the census is not shared with other entities and that citizenship status is not a question on the census. “What we really need is to know what the average age is in Chandler,” Stewart said. “With that we can make sure as a city we are putting services and programs in places where it matters most. As a council, we use it to plan our budget and to make sure we understand our city’s vision and how we can act on that vision for the people who live here.” SOURCE: ICOUNT 2020COMMUNITY IMPACT NEWSPAPER capital expenditures for certain environmental facilities. At the meeting, an Intel representative said the company is looking to return 100% of the water that it uses to the community by 2025. The city and the CIDA are a “conduit” for the issuance of the bonds and have no responsibility or liability when it comes to repayment, according to the city.

Council approves issuance of industrial development revenue bonds for Intel project

BY ALEXA D’ANGELO

CHANDLER City Council approved a resolution Feb. 27 approving the issuance of industrial development revenue bonds from the city of Chandler industrial development authority in an aggregate principal amount not to exceed $6 million. According to Chandler city records, the Chandler Industrial Development Authority received an application from Intel Corp. requesting the city issue tax-exempt bonds in 2018 in an amount not to exceed $5 million. The request was

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COMMUNITY IMPACT NEWSPAPER • COMMUNITYIMPACT.COM

GUIDE

COMPILED BY ALEXA D'ANGELO

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Areas with multiple art pieces

Chandler is home to more than 30 public art installations. This is a non-comprehensive guide to art in Chandler curated from the city of Chandler online virtual public art tour.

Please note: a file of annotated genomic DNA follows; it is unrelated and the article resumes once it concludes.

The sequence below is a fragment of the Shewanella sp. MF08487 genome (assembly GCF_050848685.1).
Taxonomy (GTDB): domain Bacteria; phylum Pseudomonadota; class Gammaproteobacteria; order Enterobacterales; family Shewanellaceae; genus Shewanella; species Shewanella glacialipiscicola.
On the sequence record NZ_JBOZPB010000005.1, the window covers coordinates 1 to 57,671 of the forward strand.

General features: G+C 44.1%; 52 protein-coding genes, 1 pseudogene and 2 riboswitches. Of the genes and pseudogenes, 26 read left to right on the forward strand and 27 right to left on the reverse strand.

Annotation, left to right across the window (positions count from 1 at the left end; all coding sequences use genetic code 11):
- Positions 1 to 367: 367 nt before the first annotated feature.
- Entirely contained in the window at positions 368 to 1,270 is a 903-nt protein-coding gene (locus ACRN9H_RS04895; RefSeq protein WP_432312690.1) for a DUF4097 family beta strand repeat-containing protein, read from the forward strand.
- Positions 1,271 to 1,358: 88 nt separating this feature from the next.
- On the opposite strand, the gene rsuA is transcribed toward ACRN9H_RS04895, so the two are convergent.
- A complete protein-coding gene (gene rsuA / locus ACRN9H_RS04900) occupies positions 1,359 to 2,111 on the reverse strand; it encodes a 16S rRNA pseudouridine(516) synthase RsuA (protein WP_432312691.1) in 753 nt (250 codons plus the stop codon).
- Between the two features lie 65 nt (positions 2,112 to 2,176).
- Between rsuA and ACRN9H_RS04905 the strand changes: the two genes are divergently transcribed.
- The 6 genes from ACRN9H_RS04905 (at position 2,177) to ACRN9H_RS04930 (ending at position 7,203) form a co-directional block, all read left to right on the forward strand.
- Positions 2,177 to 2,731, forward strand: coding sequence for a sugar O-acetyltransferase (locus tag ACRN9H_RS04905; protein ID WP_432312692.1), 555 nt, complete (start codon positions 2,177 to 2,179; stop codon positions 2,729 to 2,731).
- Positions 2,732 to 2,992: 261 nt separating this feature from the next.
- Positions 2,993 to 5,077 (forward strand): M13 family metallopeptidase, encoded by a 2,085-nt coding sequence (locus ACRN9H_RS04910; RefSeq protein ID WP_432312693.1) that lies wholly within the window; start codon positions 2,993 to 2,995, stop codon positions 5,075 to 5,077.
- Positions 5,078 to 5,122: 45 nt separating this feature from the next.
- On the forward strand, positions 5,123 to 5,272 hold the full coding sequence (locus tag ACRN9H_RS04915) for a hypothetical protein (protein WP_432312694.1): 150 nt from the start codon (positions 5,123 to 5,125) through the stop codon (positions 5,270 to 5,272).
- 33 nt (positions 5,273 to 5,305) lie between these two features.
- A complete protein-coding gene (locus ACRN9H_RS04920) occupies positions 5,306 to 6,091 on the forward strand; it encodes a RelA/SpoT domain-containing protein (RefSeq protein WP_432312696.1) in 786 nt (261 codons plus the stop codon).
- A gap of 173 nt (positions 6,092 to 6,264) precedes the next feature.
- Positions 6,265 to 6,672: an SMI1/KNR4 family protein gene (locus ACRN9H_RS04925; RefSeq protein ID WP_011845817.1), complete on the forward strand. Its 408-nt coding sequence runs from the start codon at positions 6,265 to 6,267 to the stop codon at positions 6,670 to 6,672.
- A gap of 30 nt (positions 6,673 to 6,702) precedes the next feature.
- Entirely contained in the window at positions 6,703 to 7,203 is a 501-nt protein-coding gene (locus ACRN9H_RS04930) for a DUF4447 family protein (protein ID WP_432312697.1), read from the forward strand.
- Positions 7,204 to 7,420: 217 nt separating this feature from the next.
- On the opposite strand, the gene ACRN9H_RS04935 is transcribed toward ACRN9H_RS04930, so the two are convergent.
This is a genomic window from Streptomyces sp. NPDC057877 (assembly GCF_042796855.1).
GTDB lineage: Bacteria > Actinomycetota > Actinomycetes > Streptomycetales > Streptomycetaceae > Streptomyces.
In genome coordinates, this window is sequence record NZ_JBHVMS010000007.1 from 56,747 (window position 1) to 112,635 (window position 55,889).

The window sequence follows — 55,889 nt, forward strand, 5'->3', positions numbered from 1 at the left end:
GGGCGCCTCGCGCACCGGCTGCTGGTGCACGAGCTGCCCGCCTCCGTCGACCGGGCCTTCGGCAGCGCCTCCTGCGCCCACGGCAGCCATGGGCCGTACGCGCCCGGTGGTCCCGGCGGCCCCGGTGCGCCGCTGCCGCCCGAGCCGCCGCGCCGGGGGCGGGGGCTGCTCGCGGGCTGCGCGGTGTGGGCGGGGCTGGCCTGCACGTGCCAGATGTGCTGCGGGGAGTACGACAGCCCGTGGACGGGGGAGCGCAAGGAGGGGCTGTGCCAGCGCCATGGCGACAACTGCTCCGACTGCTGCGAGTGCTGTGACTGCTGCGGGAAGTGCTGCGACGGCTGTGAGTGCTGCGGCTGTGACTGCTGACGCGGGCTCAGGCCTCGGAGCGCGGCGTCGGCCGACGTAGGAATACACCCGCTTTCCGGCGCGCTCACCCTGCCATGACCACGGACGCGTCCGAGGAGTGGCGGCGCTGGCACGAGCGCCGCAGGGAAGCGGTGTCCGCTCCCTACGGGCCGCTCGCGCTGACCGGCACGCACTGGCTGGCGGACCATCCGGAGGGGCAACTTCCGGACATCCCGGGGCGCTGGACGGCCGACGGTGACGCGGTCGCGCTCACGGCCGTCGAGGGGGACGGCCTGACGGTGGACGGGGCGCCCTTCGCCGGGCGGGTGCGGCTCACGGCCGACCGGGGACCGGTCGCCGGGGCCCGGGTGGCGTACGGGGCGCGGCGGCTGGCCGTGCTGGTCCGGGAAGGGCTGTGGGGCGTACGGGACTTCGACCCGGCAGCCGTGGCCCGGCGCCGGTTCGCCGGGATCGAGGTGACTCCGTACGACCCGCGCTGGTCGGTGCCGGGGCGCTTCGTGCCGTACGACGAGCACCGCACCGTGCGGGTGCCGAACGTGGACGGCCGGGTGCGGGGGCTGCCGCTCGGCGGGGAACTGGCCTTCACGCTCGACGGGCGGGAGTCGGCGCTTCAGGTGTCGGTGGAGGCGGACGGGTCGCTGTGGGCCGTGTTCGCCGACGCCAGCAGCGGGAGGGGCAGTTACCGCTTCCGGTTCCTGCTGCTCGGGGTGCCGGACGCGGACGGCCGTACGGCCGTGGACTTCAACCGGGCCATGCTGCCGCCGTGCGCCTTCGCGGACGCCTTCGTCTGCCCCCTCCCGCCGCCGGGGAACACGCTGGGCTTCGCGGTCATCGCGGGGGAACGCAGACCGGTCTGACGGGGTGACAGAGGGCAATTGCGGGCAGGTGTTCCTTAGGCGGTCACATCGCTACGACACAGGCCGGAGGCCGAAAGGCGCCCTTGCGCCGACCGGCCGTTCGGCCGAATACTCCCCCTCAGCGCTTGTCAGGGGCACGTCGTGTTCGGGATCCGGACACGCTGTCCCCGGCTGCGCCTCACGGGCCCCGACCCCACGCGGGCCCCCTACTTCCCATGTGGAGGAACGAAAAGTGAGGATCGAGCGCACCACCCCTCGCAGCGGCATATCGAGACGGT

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1 DOWNTOWNCHANDLER “Turbulent Shade” is a stainless steel shade structure by Ned Kahn Studios completed in 2010 as part of the new Chandler City Hall. “FamilyMatters” is a sandstone, copper andmetal sculpture that was purchased in 2012 fromartist Russell Marohnic. “ThroughOne’s Eyes” is also a piece by Russell Marohnic, which was installed in 2000. “Split Personality” is a stone and steel sculpture completed in 2011 by Russell Marohnic. “Dr. A.J. Chandler and Frank Lloyd Wright” by artist Igor Zorkin is two bronze monuments dedicated to the friendship between Chandler andWright. “Kickin’ III” is an aluminum sculpture completed in 2013 by artist Gary Slater, a local Arizona artist. “Oracle of Victory” is a steel sculpture installed in 1999 by artist Lyle London, a Tempe-based artist. “Event Fence” is a decorativemetal fence by artist Joel Tyler. The fence surrounds a portion of the west side of Dr. A.J. Chandler Park. “Victor Hugo” is a wood, steel and stone sculpture by Arizona artist Geoffrey Gross, which was installed in 1998. “Rosales Family Fountain” was

different artists, including Susan Berzelius, Kathleen Escobedo, Steven Fitch, Alvin Pace and TedWolter. The project consists of handmade tiles on bench seating and art pedestals. It was installed in November 2011. “Desert Flower VII” was created by artist Gary Slater and was purchased in 1998. The sculpture is made of rustedmetal and mirrors. “5 C’s” represents five elements of Arizona history: cattle, citrus, climate, copper and cotton. Artist Joe Tyler created the metal sculpture for Chandler’s centennial celebration in 2012. “Monuments toUs” is amural installed by CamDeCaussin and Joey Salamon in 2020. Themural features images of Chandler’s roots closer to downtown Chandler’s historic square andmoves into iconic, contemporary buildings. “ToHonor and To Serve: Public Safety Memorial” bronze sculptures were created by artists Jesus and AdamRomo of Romo Sculpture Studios in Sacramento, California, and were installed in September 2009. “The Guardian” was created by Russell Bowers. The bronze sculpture was purchased in 1999 and consists of three figures as amonument to the work of the Chandler Police Department. 2 ARROWHEAD PARK “UseWaterWisely: ADesert Diamond” is a concrete andmosaic sculpture created